History of Canada

History of Canada

Canadian History

Mysteries of Canada was started in 1998 as a project to help Canadians better understand the history, geography, myths and legends of their own country.  The site has grown over the years into a major site attracting visitors from all across Canada and the rest of the world.  The site is used by 50+ schools across the country to help teach language, writing and history.  It is used internationally as a language training asset.  Certain stories and images from this site have been used in newspapers, TV, history books and other media.

Welcome to Mysteries of Canada.  Poke around a bit, read a bit, maybe even submit an article or two and, most of all, have some fun and learn. 

Latest Articles

More Canadian Poltergeists

More Canadian Poltergeists Last Friday, I published an article on the Great Amherst Mystery- the story of Canada’s most famous poltergeist. As I mentioned in that article, poltergeist activity, according to spiritualists, is characterized by loud, inexplicable knocking sounds; the motion of household objects absent of some discernible force; and the presence of a person- usually a teenage girl- around which these activities seem to revolve.The mystery of Amherst, Nova Scotia, is but one among dozens of cases of alleged Canadian poltergeist activity. From Vancouver to St. John’s, and from the 17th Century up to the present day, households all over
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The Great Amherst Mystery: Canada’s Most Famous Poltergeist

Canada's Most Famous Poltergeist Do you believe in ghosts? According to a 2006 poll conducted by Canadian research company Ipsos-Reid, nearly half of Canadians do, and with good reason. Findings from the same study indicate that nearly one in five Canadians, back in 2006, believed to have personally “been in the presence of a ghost” at least once in their life.If you are among the other half of level-headed Canucks dubious of the existence of the supernatural, take it from a former skeptic who writes for Mysteries of Canada and, as a consequence, reads about these sorts of things all the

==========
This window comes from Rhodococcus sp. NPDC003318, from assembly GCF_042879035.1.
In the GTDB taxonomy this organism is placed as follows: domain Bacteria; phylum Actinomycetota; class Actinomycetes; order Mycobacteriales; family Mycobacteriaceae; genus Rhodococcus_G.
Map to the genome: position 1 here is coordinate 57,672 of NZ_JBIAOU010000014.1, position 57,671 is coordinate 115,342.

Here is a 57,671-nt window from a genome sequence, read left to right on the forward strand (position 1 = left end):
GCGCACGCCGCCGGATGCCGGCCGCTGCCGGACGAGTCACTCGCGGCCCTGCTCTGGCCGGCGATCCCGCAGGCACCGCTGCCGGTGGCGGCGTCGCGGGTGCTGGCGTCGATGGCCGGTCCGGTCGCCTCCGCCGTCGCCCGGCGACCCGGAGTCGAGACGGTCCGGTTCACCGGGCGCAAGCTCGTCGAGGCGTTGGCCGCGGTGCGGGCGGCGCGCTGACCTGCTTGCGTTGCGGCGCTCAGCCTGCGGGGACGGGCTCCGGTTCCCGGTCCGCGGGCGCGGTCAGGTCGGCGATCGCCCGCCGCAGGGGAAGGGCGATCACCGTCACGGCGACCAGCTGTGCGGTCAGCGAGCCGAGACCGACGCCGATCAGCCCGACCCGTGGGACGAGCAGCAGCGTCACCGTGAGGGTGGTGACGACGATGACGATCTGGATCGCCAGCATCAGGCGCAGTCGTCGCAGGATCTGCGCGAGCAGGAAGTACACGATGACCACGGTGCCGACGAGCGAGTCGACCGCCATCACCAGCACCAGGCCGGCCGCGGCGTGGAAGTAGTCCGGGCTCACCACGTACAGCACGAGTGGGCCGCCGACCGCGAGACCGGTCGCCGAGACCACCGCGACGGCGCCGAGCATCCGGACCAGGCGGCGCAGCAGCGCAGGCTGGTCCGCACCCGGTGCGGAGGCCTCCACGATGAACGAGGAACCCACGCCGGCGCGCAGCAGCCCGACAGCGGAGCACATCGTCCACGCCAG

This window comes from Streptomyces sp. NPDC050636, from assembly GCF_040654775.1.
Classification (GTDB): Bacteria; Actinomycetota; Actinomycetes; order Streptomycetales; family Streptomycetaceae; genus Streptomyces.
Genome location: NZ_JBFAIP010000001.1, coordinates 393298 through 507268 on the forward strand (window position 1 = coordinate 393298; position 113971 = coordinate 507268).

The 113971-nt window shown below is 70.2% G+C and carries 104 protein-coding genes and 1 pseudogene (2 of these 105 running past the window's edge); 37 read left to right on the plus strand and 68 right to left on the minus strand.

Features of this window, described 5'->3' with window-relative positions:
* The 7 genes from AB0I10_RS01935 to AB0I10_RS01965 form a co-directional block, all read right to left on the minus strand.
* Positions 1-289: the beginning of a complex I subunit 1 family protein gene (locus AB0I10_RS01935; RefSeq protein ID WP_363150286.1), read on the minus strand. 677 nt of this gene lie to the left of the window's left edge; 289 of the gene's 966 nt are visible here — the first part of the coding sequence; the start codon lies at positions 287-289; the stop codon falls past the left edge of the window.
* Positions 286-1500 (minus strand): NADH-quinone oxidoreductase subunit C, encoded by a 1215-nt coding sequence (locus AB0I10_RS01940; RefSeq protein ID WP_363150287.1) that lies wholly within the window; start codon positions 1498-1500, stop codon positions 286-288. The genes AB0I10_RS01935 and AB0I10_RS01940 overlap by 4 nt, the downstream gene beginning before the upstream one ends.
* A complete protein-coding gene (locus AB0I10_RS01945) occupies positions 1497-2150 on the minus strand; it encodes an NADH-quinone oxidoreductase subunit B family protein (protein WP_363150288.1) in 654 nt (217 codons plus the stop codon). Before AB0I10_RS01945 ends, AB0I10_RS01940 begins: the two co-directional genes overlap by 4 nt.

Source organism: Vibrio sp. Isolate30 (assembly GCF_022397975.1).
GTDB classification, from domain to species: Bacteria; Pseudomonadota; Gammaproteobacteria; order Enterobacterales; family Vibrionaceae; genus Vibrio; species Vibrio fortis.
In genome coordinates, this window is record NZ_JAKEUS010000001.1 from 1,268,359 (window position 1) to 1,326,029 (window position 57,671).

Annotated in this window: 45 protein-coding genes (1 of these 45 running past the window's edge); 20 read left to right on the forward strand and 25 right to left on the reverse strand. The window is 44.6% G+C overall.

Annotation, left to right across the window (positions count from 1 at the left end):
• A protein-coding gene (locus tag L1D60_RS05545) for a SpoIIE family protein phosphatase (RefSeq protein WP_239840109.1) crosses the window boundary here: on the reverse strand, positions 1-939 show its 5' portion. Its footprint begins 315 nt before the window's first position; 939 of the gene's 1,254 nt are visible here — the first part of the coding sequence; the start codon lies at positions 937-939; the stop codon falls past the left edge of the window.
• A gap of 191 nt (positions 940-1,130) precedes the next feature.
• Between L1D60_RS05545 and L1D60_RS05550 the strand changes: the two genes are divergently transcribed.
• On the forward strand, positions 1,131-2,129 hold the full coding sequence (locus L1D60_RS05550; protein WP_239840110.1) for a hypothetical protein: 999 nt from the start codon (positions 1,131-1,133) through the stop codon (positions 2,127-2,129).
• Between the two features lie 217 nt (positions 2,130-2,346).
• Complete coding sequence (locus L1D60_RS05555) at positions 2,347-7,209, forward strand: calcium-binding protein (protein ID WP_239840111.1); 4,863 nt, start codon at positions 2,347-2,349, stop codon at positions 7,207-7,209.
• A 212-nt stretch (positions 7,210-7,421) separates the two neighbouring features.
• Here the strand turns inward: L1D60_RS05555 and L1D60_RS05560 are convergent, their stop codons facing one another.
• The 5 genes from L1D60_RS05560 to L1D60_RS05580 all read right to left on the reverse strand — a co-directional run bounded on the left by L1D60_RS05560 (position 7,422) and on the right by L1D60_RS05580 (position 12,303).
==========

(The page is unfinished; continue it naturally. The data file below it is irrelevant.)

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Ghosts of Ashcroft, BC

Ghosts of Ashcroft, BC If you’ve ever made the road trip from Vancouver to Prince George, British Columbia, chances are that you’ve driven through the village of Ashcroft, located about an hour west of Kamloops in one of the most arid regions in all of Canada.In addition to its 1,500 residents, Ashcroft is home to a number of chilling ghost stories. One of these tales tells of the frightening spectre of a Chinese woman whom travelers sometimes encounter at night on the side of the Trans-Canada Highway just south of town. Another Chinese ghost, this one the spirit of a friendly
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The Treasure of Shellbird Island

The Treasure of Shellbird Island Yes, b’y, there are few places in Canada richer in local folklore than the eastern shores of Newfoundland. The town of Torbay, for example, on the east coast of the Avalon Peninsula, is said to be haunted by a stygian hellhound with glowing red eyes- a Maritime counterpart to the legendary ‘black dog’ of the British Isles. Bell Island, in Conception Bay, is believed by some to be home to a phantom hag, a haunted mine, and a band of malevolent faeries. And St. John’s Harbour, according to the journal of 16th/17th Century English colonist Sir

The Cursed Lighthouse of Bird Rock

The Cursed Lighthouse of Bird Rock Every day, freighters passing through the Cabot Strait- the waterway between Newfoundland and Cape Breton, which separates the Gulf of St. Lawrence from the greater Atlantic Ocean- float by a bleak, windswept isle known as Rocher aux Oiseaux, or Bird Rock. This five-acre islet is an outlying member of the Magdalen Islands, a hook-shaped archipelago in the Gulf of St. Lawrence which, despite being closer to Newfoundland, Nova Scotia, and Prince Edward Island, actually belongs to the province of Quebec.In the summer, Bird Rock- along with its northwesterly sister, a nearby cluster of sea rocks
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